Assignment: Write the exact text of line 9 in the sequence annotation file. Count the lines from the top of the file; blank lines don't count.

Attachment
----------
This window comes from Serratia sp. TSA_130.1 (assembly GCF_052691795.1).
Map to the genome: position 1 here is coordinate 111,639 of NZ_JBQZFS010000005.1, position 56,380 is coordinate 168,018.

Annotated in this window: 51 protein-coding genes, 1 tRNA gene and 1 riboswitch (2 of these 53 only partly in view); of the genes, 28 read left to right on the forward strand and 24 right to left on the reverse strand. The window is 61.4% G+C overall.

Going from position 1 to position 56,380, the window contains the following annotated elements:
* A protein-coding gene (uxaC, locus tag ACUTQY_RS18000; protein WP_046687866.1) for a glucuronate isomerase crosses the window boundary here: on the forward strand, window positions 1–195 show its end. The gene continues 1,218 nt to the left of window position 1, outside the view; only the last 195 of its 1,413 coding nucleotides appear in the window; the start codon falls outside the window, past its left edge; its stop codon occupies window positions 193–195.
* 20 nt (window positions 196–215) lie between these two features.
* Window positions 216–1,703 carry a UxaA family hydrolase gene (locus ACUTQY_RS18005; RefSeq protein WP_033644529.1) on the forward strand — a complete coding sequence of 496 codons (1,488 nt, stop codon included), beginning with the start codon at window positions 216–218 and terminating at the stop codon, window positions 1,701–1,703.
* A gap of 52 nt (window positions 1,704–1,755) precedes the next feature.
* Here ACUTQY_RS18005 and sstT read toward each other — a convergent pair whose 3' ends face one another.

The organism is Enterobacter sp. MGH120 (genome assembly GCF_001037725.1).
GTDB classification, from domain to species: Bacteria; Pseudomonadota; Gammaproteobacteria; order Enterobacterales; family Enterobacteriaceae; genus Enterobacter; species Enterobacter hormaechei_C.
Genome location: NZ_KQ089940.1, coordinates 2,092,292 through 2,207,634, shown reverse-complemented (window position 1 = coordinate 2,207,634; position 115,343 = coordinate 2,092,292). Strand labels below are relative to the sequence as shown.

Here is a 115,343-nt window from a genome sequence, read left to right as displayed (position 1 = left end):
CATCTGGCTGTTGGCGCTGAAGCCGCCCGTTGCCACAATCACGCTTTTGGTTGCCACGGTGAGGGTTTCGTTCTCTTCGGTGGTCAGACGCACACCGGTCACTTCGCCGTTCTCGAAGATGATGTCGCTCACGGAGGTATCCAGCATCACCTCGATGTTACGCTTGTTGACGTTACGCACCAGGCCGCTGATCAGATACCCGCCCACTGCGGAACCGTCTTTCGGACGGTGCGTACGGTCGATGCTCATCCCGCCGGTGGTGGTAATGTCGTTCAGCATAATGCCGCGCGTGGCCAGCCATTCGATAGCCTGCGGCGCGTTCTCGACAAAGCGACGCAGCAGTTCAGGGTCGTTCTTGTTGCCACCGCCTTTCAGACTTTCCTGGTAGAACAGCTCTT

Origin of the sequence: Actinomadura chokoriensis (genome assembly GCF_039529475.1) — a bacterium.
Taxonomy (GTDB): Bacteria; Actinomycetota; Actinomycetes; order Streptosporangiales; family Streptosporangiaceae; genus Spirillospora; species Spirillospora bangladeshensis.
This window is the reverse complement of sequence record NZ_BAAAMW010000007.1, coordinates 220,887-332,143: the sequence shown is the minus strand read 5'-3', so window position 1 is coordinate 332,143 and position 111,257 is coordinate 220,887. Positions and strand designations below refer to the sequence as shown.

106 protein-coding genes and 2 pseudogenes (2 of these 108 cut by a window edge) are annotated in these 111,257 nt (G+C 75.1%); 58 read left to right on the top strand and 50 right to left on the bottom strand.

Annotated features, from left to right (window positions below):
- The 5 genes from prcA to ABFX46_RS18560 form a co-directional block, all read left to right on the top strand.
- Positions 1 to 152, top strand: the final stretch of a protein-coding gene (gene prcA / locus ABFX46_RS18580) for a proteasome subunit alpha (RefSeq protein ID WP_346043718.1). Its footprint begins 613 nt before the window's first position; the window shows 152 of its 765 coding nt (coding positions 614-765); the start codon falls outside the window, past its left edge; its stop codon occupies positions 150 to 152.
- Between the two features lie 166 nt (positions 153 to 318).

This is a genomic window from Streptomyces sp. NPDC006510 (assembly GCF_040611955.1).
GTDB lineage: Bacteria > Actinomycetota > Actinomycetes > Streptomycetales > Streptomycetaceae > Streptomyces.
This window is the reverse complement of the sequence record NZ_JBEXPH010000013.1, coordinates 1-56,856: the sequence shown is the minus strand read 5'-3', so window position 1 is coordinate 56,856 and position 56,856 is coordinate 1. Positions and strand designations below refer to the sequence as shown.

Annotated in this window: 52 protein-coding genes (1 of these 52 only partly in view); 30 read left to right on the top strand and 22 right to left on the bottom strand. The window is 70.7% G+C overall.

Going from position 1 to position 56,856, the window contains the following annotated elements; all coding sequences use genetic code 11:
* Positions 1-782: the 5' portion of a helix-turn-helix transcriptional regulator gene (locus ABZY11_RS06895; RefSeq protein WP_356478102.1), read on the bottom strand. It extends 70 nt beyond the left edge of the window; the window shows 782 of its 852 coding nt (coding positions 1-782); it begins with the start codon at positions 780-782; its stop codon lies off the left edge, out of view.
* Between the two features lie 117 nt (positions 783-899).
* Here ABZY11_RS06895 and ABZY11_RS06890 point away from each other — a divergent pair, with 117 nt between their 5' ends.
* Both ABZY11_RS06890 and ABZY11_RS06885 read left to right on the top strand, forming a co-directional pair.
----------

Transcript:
* Here ACUTQY_RS18005 and sstT read toward each other — a convergent pair whose 3' ends face one another.